Sec. Bernhardt: ‘More Access to Hunting and Fishing to Come’
Sec. David Bernhardt, right, of the U.S. Dept. of the Interior talks about hunter recruitment and access with Paul Wait of Delta Waterfowl at the SHOT Show in Las Vegas. Alex Heiser/Delta Waterfowl
The hunting and shooting sports industry comes together each winter for SHOT Show, a massive trade show attended annually by more than 60,000 folks. At this year’s event in Las Vegas, Delta Waterfowl had an opportunity to catch up for a few minutes with Sec. David Bernhardt of the U.S. Dept. of the Interior to ask about the Trump administration’s efforts to address the recent decline in hunting participation. Bernhardt leads an agency with more than 70,000 employees, who serve as stewards the nation’s national parks, monuments, wildlife refuges and other public lands.
Delta Waterfowl: Hunter numbers have been on the decline recently. What is the federal government and Department of the Interior doing to stem the decline?
Sec. Bernhardt: We’re doing a lot. We’re working to make hunting easier by enhancing public access and improving our regulations so they are less complicated. We’re also working to ensure that states get credit for activities like moving online for hunter safety and other things they can do to retain or attract new hunters, and making sure we’re giving them proper credit for that in our assessing for Pittman-Robertson funds. It really requires everybody thinking about it — the state wildlife managers and fish and game commissions thinking about how to get folks out there. Where I’m from in Virginia, we just moved to Sunday hunting and we went to an online hunter education program. We’re also trying to do things like archery in schools and things like that. The other thing I’ve tried to do personally is really get people to understand the value of buying a duck stamp for conservation. If you want to do something great for conservation, you don’t have to be a duck hunter to buy a migratory bird conservation stamp.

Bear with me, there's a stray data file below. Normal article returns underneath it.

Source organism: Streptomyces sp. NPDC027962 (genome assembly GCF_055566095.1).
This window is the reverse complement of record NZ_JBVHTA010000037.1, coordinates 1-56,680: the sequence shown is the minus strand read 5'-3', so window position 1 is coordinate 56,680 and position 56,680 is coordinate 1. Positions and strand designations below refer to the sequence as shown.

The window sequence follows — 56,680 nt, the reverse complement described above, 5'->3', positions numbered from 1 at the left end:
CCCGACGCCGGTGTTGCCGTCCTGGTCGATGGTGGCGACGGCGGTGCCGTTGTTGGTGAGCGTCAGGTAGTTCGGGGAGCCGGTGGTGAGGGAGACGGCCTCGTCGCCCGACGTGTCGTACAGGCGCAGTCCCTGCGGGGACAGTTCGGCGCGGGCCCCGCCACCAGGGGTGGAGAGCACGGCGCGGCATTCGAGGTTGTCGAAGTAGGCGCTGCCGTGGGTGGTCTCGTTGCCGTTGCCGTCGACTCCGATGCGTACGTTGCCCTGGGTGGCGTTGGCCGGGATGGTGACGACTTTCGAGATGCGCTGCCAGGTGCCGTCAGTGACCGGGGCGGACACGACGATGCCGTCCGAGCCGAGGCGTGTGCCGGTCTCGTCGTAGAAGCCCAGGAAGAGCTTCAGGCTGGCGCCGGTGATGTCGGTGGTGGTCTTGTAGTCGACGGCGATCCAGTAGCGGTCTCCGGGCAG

DW: You mentioned access. The past couple of years, the Department has really opened up a lot of federal land to hunting and fishing. Is there more to come?
Sec. Bernhardt: Absolutely. Last year, we did 1.4 million acres of new or expanded hunting and fishing opportunities on federal areas. Next year, we’ll even do more than that. Right now, we’re at 1.7 million acres for our term. We’ll do much better than that going into next year. Access is a really big deal. Not everybody can belong to a wonderful gun club.
DW: What else is the administration doing to further hunting and fishing?
Sec. Bernhardt: We are concentrated on all of the things that folks have come to us and said, “Hey, here’s something you can do better.” For example, we eliminated the (previous administration’s) ban on lead ammo right out of the box. We have a concerted effort to have 10 people whose primary job is to go around looking for new and better ways to incentivize hunting and fishing. We’ve been doing that for the past two-and-a-half years.
DW: Thank you for your time, Mr. Secretary.
Sec. Bernhardt: Thanks for saying hi. I love what you guys do at Delta Waterfowl.